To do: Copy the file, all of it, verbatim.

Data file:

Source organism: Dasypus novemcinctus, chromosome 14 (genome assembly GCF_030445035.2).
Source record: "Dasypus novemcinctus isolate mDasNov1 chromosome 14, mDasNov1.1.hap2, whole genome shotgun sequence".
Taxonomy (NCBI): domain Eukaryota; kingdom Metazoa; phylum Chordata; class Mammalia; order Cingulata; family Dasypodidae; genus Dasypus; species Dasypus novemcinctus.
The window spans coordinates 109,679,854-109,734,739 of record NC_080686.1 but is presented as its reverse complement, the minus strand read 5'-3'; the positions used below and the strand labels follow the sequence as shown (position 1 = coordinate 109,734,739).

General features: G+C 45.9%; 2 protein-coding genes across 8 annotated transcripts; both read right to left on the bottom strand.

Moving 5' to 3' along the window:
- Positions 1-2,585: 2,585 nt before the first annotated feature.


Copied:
Source organism: Dasypus novemcinctus, chromosome 14 (genome assembly GCF_030445035.2).
Source record: "Dasypus novemcinctus isolate mDasNov1 chromosome 14, mDasNov1.1.hap2, whole genome shotgun sequence".
Taxonomy (NCBI): domain Eukaryota; kingdom Metazoa; phylum Chordata; class Mammalia; order Cingulata; family Dasypodidae; genus Dasypus; species Dasypus novemcinctus.
The window spans coordinates 109,679,854-109,734,739 of record NC_080686.1 but is presented as its reverse complement, the minus strand read 5'-3'; the positions used below and the strand labels follow the sequence as shown (position 1 = coordinate 109,734,739).

General features: G+C 45.9%; 2 protein-coding genes across 8 annotated transcripts; both read right to left on the bottom strand.

Moving 5' to 3' along the window:
- Positions 1-2,585: 2,585 nt before the first annotated feature.